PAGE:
Lewiston, Maine, Mayor Robert Macdonald wants a website built that would list the names of people on welfare, types of benefits, their addresses and how long they have received benefits.
That information is currently kept private under a state law, but Macdonald's proposal would make it public, notes the Sun Journal.
Macdonald, who is running for re-election, wrote in his regular op-ed for the Twin City Times on Sept. 24: "In Maine there is a website that lists the pension amounts received by everyone who is issued a monthly check by the State of Maine. No privacy here because this is being paid out by the State; accordingly, taxpayers have a right to know."
"Yet other recipients of state revenues are shielded. Yes, I am referring to those known as welfare recipients. Why are they treated differently than pensioners? (A rhetorical question)."
Macdonald then blamed "liberal, progressive legislators and their social-service allies" who have made welfare recipients "a victimized, protected class."
"The biggest thing here is the albatross around our neck that is welfare," Macdonald told the Sun Journal. "If we can just bring that under control we could probably start really going. Start really prospering and bring the tax rate down."
"I'm not sure [the welfare website] it would stand up," Macdonald added. "I'm not sure. But, we're always talking about transparency and if we had a website like that, I think it would cut down a lot on welfare."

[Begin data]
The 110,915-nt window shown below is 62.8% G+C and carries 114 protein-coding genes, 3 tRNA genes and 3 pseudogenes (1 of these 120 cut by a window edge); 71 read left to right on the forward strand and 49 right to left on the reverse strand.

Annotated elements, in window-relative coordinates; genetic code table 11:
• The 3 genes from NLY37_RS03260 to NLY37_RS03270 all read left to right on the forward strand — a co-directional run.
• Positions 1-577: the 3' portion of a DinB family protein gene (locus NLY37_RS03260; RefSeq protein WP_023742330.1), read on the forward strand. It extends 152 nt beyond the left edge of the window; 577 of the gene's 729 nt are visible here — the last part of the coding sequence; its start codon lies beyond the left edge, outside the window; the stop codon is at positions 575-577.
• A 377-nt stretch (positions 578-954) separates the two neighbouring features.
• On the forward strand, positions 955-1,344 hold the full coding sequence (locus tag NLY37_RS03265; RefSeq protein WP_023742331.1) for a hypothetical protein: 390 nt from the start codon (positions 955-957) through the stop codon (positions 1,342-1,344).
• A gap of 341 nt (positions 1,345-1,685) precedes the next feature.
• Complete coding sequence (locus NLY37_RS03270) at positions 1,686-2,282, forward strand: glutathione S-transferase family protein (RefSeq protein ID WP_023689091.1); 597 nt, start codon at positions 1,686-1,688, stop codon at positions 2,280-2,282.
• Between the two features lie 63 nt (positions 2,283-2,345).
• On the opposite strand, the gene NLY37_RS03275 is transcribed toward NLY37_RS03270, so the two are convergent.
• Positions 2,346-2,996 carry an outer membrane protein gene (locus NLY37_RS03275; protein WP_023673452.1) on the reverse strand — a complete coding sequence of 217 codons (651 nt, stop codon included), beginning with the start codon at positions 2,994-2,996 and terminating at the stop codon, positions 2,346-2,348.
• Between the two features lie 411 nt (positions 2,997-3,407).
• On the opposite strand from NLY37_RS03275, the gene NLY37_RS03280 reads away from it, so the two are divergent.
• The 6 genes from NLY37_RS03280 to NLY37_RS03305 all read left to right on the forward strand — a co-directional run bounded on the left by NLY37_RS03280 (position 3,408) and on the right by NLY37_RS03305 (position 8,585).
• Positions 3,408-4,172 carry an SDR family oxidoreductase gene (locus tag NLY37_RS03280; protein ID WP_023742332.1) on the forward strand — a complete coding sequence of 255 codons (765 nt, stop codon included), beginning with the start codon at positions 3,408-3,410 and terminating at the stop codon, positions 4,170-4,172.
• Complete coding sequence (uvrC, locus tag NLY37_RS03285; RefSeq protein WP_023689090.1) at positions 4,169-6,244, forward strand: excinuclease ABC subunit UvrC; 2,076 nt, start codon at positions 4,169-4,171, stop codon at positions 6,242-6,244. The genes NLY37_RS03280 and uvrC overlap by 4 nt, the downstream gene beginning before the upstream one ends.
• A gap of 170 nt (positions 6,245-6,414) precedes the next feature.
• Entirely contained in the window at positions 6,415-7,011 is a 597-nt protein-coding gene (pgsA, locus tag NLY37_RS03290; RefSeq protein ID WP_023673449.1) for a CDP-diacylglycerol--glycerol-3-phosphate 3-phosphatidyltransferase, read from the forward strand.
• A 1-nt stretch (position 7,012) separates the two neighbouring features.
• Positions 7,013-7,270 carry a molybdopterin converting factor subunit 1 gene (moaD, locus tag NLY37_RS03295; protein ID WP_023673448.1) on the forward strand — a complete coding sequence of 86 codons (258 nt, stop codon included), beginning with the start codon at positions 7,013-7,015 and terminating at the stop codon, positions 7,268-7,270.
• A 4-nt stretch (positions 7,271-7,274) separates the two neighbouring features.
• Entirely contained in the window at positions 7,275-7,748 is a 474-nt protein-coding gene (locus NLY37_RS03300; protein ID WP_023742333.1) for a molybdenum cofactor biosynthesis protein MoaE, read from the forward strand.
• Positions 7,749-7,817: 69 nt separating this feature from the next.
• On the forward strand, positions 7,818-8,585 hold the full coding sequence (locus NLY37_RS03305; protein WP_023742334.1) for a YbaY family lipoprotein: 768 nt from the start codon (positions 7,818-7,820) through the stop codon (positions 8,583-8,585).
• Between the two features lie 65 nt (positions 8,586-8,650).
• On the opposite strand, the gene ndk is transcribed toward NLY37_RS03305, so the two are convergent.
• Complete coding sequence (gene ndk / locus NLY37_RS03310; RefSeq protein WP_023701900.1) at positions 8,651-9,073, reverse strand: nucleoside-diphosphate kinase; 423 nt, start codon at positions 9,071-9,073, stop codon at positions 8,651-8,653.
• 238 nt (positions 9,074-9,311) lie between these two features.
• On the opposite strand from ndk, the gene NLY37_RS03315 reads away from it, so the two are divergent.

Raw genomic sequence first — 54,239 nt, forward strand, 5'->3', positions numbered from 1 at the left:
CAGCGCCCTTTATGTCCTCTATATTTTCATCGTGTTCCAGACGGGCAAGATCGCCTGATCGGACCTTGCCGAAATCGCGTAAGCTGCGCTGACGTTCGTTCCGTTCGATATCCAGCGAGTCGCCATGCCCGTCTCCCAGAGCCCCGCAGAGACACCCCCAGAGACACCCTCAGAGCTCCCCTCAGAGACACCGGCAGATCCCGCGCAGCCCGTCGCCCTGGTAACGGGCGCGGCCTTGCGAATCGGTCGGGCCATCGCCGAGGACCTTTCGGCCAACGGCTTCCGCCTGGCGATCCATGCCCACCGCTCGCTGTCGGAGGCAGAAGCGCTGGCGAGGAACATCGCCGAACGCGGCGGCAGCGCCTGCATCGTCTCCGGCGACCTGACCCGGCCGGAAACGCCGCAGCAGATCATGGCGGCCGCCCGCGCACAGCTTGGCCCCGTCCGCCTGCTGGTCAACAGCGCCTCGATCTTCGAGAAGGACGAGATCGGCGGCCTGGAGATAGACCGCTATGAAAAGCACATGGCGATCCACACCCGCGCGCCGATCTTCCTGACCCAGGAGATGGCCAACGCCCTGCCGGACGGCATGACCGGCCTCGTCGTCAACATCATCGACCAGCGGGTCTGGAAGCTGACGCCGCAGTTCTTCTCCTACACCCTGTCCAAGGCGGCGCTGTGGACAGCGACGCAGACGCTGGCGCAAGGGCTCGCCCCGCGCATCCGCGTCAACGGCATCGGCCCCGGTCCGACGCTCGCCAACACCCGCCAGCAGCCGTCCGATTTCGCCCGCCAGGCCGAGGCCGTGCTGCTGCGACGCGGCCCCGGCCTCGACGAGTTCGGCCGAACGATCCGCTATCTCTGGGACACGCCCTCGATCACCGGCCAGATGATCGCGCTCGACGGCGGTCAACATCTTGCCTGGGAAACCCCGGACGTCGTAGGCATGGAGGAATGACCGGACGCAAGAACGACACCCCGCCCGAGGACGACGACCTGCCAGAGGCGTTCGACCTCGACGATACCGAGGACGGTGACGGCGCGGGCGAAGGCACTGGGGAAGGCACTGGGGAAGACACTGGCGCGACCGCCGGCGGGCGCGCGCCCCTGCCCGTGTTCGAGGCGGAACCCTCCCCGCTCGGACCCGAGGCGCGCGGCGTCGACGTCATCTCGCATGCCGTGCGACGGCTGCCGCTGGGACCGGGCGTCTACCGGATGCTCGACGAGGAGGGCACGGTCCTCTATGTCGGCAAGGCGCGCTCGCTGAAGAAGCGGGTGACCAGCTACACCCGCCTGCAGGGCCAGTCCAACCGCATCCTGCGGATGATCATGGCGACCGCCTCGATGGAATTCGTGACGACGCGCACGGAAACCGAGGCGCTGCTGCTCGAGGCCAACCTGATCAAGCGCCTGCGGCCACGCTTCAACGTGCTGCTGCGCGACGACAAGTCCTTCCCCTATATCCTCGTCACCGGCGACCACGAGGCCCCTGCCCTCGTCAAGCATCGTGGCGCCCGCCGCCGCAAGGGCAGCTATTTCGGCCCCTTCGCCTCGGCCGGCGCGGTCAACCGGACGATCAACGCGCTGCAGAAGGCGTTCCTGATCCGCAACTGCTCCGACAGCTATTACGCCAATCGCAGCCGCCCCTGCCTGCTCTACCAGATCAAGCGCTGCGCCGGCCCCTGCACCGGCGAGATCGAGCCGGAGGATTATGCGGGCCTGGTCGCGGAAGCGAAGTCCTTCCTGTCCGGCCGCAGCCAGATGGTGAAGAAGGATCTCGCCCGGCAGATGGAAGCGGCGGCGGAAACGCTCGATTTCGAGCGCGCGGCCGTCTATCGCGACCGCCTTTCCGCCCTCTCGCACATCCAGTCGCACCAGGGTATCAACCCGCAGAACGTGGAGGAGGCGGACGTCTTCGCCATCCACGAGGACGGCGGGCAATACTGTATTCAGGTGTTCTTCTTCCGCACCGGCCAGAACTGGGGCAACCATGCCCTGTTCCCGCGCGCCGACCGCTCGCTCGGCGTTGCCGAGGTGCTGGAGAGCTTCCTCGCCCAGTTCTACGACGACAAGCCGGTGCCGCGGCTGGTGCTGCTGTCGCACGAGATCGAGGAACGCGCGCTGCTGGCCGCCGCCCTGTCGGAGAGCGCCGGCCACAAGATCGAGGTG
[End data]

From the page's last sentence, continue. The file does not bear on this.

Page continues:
Macdonald also claimed that generational welfare recipients are "just playing the system. They're playing the system."
However, Macdonald didn't voice any opposition or outrage to corporate welfare, which benefits wealthy companies.
According to WalmartSubsidyWatch.org, the City of Lewiston "provided infrastructure reimbursements worth $5.9 million (through tax increment financing), land worth $330,600 and infrastructure improvements valued at $2.7 million" for Wal-Mart.
During his inauguration in 2012 (video below), Macdonald said, "We must end the cycle of generational poverty and welfare by demanding that our children complete their education and that those who can work, do work and contribute to our economy and community."
However, The Washington Post noted in April that a study by the UC Berkeley Center for Labor Research and Education found that 73 percent of households that receive some type of public assistance do have a working adult who earns money, and a main problem was low wages.